Oh, crap. What a way to start week three.
(Hey, who wants to be the first to step up and correctly note that Thomas Steen was a prop here? Anybody? Anyone?)
If you were wondering how the Progressive Conservatives are approaching this election campaign, wonder no longer.
The NDP, so far, have offered little in the way of excitement and grand ideas (except to claim that they were already doing anything the Conservatives promise to do); their platform has been based on offering more of the same (more doctors! More nurses! More football! More Spirited Energ--whoops wait backspace backspace) and hoping Gary Doer's back is strong enough to singlehandedly carry the entire party into power again. Only Gary Doer can prevent us from losing everything! If you don't vote NDP, clearly you must hate Manitoba! Just ask the nurses!
And the Liberal platform, heavy on somewhat misguided policy and light on necessary charisma, has been the political equivalent of an an all-you-can-eat Melba Toast buffet -- theoretically good for you, but way more expensive than it has any right to be and so impossibly dry that you can't help but choke on it.
But the Conservatives? My, oh, my. Theirs has not an platform of educated policy, of sensible governance or of strong leadership; the main Conservative platform so far has been to specifically hammer at as many longstanding Manitoban psychological weaknesses as they can get their hands on. Do Manitobans fear falling behind other provinces in taxation rates? Elect us now or we'll forever be the poorest urchins in all the land! Do Manitobans fear the ongoing rises in crime, both real and perceived? Elect us now or gang members fresh out of prison for the second time will kill you in your own beds!
And today, the Tories targeted the granddaddy of them all -- the biggest, sorest collective psychological wound that modern Winnipeg sports. (Er, no pun intended.) Do Winnipeggers fear their continued decline in cultural relevance, knowing full well that the city's most widespread cultural contributions of the past decade have been a significantly unflattering Weakerthans song and the one time we stranded the Queen out on the river? Elect us now or soon Winnipeg will be known only as that place from an episode of the Simpsons!
Well, you can't say the Conservatives are aiming low, that's for sure. This is big, doubly so because the NDP is now insisting they thought of the idea first; that means it's now a race to see who can hypothetically get a team here the fastest, unwieldy economics of the situation be damned.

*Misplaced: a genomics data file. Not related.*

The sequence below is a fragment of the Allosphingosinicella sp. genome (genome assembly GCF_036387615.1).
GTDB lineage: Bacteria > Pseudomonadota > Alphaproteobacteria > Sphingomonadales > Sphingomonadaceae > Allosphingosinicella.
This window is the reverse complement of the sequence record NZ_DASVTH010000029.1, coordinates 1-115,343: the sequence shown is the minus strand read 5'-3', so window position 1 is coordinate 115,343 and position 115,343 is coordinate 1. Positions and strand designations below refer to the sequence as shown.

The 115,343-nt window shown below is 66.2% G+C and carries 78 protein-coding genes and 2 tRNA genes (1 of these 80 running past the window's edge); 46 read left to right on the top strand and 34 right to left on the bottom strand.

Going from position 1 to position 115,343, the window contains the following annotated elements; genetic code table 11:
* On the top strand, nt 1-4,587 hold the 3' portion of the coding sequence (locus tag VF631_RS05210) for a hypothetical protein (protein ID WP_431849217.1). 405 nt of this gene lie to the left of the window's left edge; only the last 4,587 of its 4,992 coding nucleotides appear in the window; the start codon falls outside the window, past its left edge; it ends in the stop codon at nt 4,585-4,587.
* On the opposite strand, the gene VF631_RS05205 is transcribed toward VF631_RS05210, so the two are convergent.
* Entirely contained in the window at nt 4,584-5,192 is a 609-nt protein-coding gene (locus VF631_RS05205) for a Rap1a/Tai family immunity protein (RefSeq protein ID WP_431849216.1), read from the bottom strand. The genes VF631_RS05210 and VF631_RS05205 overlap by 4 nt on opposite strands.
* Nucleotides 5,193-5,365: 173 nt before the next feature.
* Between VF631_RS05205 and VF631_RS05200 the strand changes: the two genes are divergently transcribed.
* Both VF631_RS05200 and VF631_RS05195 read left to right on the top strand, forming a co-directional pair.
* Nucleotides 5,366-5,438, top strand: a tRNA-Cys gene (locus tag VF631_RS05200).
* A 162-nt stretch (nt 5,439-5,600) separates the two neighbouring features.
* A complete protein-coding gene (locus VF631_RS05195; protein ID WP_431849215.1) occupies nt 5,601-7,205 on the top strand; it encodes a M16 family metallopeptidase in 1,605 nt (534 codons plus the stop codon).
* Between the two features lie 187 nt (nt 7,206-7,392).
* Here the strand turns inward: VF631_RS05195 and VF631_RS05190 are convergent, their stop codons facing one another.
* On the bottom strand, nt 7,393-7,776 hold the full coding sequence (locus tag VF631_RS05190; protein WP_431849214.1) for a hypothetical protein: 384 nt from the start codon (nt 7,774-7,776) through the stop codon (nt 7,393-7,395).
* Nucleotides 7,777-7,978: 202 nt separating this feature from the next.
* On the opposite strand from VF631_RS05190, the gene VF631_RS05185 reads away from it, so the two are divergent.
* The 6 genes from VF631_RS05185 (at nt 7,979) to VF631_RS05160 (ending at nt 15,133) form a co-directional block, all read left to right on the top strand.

It also means that the Liberals picked the wrong day to once again try and make Crocus an election issue; I don't think the timing could have been any worse for the Liberals here without a lower-class Crocus shareholder popping out of a nearby building and yelling at them.
(Boy, look at the picture on that article; Gerrard sure looks like he'd be a barrel of laughs at parties, doesn't he?)
Such is the story of the 2007 Manitoba Provincial Election campaign so far; the two parties with any shot at winning are delving into increasingly more dramatic (and, in some cases, increasingly dumber -- HEY GUYS WHO NEEDS LEGAL AID ANYWAY I MEAN THE POOREST PEOPLE DESERVE JAIL THE MOST AM I RIGHT) stunts to try and get voters to pay attention for even a second, and the party running a distant third is going to remain a distant third because nobody wants to hear some old square yammer about stuff that makes your head hurt.
Don't take any of this to mean that I stand opposed to the Winnipeg Jets, of course. Far from it!
My issue is not with the potential return of the Jets, because I am totally cool with that; I think we've been over that before. No, my current consternation with the collectively careless campaign carnage (I am given to brief bouts of alliteration) runs slightly deeper than that.
See, as you'll recall from your introductory Political Studies courses -- or as I'll recall for you, if you prefer -- the classical understanding of small-C conservatism is to protect the status quo against those unsavoury pie-in-the-sky radicals that would ruin our collective society by making dramatic changes just for the sake of change. And classic small-L liberalism is based on the continued evolution of society to better the lives of the individual, rearranging whatever structures necessary to make incremental progress and keep the existing system from trodding on the common man.
With that in mind, and to recap our current Manitoba setup: the NDP platform is to guard our existing system as-is rather than risk any dramatic changes, and the Conservative platform is to change everything now now now to make things better for individual Manitobans. Oh, and the Liberal platform is to push hard for social justice and environmental rights if it means spending every last dime we have.
I don't even know where to begin with this.
Not to phrase it in a way that makes it completely impossible to answer, but -- just what the hell is wrong with our province? When did M. C. Escher drop by to design our political sphere for us?
I swear, I don't know what they're going to do if this new Jets development doesn't get people interested in the election. If the malaise continues, expect a week four pledge from the NDP to hire five hundred more doctors and a promise from the Conservatives to resurrect the Winnipeg Thunder. And Jon Gerrard will drop by to yak about bicycles or something, meaning everybody in Manitoba will stop paying attention all over again (NHL Playoffs are on, don't you know) and week five will have to be even more over the top and HOW ARE THERE STILL TWO WEEKS LEFT OF THIS